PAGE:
This is the most unconscionable of Bush's "midnight regulations."
The Bush administration, as expected, announced new protections on Thursday for health care providers who oppose abortion and other medical procedures on religious or moral grounds.
“Doctors and other health care providers should not be forced to choose between good professional standing and violating their conscience,” Michael O. Leavitt, the secretary of Health and Human Services, said in a statement on his department’s Web site.
The rule prohibits recipients of federal money from discriminating against doctors, nurses and health care aides who refuse to take part in procedures because of their convictions, and it bars hospitals, clinics, doctors’ office and pharmacies from forcing their employees to assist in programs and activities financed by the department.
This will have profound consequences for women's health. There is nothing here that doesn't bar doctors from refusing to deliver birth control, for example, or the morning-after pill, or even let someone know where those services or family planning services can be provided. As Hilzoy said, this is a lazy person's dream.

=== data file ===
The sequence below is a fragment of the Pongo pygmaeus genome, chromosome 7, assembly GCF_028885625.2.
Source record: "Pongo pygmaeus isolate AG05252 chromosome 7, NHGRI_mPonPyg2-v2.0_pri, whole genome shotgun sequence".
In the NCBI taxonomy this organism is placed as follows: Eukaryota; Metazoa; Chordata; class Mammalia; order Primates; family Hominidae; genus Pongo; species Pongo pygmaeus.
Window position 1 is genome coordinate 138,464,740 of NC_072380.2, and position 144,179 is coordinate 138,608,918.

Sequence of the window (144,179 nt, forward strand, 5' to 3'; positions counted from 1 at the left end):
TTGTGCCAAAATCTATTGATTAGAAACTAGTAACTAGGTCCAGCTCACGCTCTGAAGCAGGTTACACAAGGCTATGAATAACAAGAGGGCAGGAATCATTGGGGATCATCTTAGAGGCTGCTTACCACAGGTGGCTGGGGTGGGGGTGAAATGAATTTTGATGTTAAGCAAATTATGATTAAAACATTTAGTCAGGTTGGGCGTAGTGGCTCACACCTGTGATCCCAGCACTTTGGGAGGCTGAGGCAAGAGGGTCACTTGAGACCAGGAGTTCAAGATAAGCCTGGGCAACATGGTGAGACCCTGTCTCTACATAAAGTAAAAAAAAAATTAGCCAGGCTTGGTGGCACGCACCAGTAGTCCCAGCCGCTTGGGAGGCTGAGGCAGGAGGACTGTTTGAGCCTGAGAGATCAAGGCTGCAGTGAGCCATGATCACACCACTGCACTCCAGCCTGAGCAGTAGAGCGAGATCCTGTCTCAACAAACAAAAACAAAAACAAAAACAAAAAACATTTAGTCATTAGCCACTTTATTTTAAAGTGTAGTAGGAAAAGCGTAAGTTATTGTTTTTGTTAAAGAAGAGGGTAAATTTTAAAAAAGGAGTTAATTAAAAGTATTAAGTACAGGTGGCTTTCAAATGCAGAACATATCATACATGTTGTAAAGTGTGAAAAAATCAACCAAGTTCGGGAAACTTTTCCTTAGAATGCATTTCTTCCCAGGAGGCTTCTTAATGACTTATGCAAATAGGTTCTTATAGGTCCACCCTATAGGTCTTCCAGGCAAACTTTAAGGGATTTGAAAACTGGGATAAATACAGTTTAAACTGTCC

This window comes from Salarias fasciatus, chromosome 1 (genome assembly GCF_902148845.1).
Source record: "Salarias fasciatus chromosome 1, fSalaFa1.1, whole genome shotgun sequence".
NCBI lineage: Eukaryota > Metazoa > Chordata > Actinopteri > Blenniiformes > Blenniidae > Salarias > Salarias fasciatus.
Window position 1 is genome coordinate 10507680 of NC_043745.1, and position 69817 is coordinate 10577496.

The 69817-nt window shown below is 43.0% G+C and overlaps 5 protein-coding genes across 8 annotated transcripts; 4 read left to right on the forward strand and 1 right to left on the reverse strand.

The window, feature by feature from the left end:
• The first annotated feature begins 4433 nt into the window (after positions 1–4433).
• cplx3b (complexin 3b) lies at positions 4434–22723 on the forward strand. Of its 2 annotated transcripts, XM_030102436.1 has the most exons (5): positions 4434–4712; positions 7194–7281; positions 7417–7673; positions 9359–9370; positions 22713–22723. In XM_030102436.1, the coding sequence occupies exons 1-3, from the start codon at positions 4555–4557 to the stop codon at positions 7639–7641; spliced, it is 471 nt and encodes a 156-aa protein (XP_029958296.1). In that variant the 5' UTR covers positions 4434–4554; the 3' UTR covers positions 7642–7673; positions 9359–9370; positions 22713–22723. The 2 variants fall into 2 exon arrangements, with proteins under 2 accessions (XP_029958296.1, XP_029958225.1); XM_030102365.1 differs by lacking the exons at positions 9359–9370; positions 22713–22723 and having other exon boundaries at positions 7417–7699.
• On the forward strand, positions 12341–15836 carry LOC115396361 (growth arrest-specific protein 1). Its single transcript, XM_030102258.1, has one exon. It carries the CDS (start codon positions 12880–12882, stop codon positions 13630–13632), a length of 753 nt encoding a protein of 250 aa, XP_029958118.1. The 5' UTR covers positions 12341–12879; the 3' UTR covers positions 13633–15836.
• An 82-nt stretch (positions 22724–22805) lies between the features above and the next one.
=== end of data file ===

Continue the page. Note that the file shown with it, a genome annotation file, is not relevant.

This is a wonderful rule for slackers, since it provides a legally protected way to get paid while doing no work at all. Here's the plan:
(1) Get an MD, and a job as a doctor.
(2) Become a Christian Scientist.
(3) Announce your religious objection to participating in any medical procedure, or to supporting such procedures in any way (e.g., by doing the other doctors' paperwork. This refusal would be protected under the rule.)
(4) When your employer protests, explain that your right to refuse to participate in any medical procedure at all is legally protected under this rule.
Voila: white-collar welfare! See how easy?
I guess that makes it the Bartleby rule?
If you're not totally proud of your country right now, I'll give you another reason:
Alone among major Western nations, the United States has refused to sign a declaration presented Thursday at the United Nations calling for worldwide decriminalization of homosexuality.
In all, 66 of the U.N.'s 192 member countries signed the nonbinding declaration — which backers called a historic step to push the General Assembly to deal more forthrightly with any-gay discrimination. More than 70 U.N. members outlaw homosexuality, and in several of them homosexual acts can be punished by execution.
Co-sponsored by France and the Netherlands, the declaration was signed by all 27 European Union members, as well as Japan, Australia, Mexico and three dozen other countries. There was broad opposition from Muslim nations, and the United States refused to sign, indicating that some parts of the declaration raised legal questions that needed further review.
It's a good thing we have a new President who would never validate anyone with beliefs like we see here with the conscience rule or criminalizing homosexuality. Oh wait...
(I should note, in the interest of fairness, that the Obama transition team is committed to reversing the provider conscience rule.)